Environmental mastitis: The housed dairy cow

The best way to control environmental mastitis is to minimise the number of bacteria that can cause mastitis at the teat end. It is important to keep cows clean and dry because infection can happen at any time between and during milkings.

Housing best practice

Cow comfort is a key factor in reducing environmental risks for mastitis. It is important to design housing with the cow in mind. Even in well-designed housing, providing enough clean and dry bedding with regular maintenance is essential.

Housing design

Housing designed with the cow in mind is important, to reduce environmental risks for mastitis. Fundamental issues with building design, ventilation and stocking rate can often mean new infection rates remain high, particularly in higher-yielding herds.

Dairy cow housing design to prevent environmental mastitis during lactation

Bedding management

Bacteria are everywhere in the environment. When cows lie down, teats and teat ends will come into close contact with the bacteria in the bedding. Our top tips for bedding compare the different bedding types and advise how best to store them.

Dairy cow bedding management to control environmental mastitis during lactation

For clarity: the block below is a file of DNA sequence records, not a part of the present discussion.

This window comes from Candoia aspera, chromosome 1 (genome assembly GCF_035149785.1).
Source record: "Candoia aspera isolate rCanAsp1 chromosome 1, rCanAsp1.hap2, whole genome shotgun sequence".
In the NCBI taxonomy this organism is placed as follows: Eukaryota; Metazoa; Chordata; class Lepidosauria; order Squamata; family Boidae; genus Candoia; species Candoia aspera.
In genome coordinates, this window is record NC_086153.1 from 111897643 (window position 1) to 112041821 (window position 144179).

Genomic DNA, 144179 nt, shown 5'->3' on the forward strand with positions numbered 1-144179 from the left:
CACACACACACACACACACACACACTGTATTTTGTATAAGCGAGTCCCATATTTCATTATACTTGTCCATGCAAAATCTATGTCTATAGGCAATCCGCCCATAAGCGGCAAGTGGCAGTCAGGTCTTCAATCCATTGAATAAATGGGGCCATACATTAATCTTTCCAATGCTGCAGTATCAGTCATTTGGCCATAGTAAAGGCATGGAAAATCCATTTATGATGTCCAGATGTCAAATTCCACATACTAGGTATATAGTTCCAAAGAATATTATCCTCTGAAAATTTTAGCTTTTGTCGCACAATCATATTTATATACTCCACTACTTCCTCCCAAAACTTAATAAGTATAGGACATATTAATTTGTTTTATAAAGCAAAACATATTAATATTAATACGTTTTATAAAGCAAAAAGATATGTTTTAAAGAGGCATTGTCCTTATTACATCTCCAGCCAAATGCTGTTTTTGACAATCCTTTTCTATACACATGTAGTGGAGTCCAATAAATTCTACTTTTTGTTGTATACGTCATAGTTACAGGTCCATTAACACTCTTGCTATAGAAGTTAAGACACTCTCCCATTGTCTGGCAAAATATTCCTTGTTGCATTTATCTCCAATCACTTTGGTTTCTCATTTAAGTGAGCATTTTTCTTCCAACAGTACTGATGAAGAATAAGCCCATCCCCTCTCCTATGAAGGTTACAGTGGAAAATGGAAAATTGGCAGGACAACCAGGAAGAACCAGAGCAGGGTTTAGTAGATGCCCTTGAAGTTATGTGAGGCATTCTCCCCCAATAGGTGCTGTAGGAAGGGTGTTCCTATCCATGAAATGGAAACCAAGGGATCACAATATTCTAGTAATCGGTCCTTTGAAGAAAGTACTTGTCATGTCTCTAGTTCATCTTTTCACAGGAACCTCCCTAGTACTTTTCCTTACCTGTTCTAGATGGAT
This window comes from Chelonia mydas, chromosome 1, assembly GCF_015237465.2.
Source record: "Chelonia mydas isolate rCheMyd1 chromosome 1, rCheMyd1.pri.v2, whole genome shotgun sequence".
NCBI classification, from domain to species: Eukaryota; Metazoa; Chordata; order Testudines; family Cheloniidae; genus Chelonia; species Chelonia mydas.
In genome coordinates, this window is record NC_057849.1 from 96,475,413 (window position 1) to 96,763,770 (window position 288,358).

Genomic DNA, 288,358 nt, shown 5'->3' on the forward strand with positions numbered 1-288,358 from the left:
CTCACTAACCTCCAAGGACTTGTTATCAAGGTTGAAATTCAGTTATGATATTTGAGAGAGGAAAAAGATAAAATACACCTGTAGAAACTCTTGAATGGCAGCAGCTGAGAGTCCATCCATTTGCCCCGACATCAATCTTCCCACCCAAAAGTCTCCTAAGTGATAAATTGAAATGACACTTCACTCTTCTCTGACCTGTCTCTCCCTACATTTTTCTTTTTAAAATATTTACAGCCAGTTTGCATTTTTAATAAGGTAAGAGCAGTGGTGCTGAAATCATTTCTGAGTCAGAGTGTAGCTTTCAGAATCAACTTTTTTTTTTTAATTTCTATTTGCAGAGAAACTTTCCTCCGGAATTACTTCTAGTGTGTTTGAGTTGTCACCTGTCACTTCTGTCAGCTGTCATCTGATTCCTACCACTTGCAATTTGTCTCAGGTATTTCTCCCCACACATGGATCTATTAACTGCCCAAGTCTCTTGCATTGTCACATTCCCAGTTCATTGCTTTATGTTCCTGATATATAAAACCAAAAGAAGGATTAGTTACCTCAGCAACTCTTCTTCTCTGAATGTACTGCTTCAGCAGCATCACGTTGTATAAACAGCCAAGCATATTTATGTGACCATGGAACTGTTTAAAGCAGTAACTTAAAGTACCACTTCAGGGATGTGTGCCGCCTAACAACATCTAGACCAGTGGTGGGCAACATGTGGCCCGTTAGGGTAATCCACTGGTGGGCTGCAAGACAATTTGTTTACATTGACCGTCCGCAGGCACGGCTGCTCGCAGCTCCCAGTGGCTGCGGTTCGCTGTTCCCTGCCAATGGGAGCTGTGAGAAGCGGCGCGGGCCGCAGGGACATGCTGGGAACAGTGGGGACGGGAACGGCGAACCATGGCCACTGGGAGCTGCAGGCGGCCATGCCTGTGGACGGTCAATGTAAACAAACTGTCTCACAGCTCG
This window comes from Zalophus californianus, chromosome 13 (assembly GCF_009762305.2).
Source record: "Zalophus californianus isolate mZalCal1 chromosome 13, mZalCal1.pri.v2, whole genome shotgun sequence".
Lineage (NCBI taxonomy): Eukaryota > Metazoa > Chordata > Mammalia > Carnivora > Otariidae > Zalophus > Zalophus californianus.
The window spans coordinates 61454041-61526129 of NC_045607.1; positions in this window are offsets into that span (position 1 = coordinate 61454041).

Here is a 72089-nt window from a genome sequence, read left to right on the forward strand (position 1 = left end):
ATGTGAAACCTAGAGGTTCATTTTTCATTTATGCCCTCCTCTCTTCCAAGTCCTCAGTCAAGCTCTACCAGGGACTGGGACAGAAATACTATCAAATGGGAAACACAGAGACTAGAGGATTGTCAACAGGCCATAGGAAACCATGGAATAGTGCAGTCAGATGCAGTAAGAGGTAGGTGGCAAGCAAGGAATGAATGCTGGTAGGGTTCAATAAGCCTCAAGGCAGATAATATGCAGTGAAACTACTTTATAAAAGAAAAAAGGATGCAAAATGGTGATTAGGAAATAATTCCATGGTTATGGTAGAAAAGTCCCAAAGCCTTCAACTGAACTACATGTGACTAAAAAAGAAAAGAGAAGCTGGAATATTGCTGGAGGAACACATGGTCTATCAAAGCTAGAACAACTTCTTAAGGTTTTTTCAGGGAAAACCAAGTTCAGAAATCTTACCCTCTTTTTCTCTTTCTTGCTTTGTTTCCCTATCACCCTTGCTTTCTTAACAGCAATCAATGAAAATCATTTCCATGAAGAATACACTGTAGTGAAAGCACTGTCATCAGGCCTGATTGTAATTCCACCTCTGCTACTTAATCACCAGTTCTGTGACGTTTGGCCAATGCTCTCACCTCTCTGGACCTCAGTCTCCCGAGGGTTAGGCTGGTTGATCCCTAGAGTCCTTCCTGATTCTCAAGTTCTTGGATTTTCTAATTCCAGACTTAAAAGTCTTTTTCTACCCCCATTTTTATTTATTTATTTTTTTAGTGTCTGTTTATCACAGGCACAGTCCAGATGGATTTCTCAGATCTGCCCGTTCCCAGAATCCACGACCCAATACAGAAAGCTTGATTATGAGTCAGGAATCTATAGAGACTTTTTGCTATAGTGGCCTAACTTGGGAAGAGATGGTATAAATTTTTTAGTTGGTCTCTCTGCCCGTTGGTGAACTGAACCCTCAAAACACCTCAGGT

Cubicle housing

Well-managed cubicles give a lower incidence of mastitis infections in lactation compared with loose yard systems, in general, but cubicles must be appropriate to the size of the cows in the herd. Our diagram explains the recommended cubicle dimensions and stocking rate.

Dairy cow cubicle housing design to control environmental mastitis in lactation

Loose yard management

In general, the risk of mastitis infections from the environment in lactation is higher in loose yards than when cows are housed in cubicles. Well-managed loose yards can reduce the risk of picking up infections from the environment in lactation.

Loose yard management to control environmental mastitis in dairy cows

Useful links

Mastitis in dairy cows

If you would like a hard copy of the Control of environmental mastitis guide please contact publications@ahdb.org.uk or call 0247 799 0069.